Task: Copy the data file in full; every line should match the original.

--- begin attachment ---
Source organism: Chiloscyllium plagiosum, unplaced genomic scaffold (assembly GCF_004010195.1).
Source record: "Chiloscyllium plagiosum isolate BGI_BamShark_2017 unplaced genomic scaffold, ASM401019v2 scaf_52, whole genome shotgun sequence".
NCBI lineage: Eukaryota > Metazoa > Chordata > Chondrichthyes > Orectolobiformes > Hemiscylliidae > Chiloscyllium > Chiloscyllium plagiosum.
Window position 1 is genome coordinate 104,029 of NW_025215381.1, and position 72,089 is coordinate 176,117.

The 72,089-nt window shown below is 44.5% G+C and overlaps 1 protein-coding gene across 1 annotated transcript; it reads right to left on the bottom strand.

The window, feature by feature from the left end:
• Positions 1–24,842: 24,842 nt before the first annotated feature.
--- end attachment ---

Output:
Source organism: Chiloscyllium plagiosum, unplaced genomic scaffold (assembly GCF_004010195.1).
Source record: "Chiloscyllium plagiosum isolate BGI_BamShark_2017 unplaced genomic scaffold, ASM401019v2 scaf_52, whole genome shotgun sequence".
NCBI lineage: Eukaryota > Metazoa > Chordata > Chondrichthyes > Orectolobiformes > Hemiscylliidae > Chiloscyllium > Chiloscyllium plagiosum.
Window position 1 is genome coordinate 104,029 of NW_025215381.1, and position 72,089 is coordinate 176,117.

The 72,089-nt window shown below is 44.5% G+C and overlaps 1 protein-coding gene across 1 annotated transcript; it reads right to left on the bottom strand.

The window, feature by feature from the left end:
• Positions 1–24,842: 24,842 nt before the first annotated feature.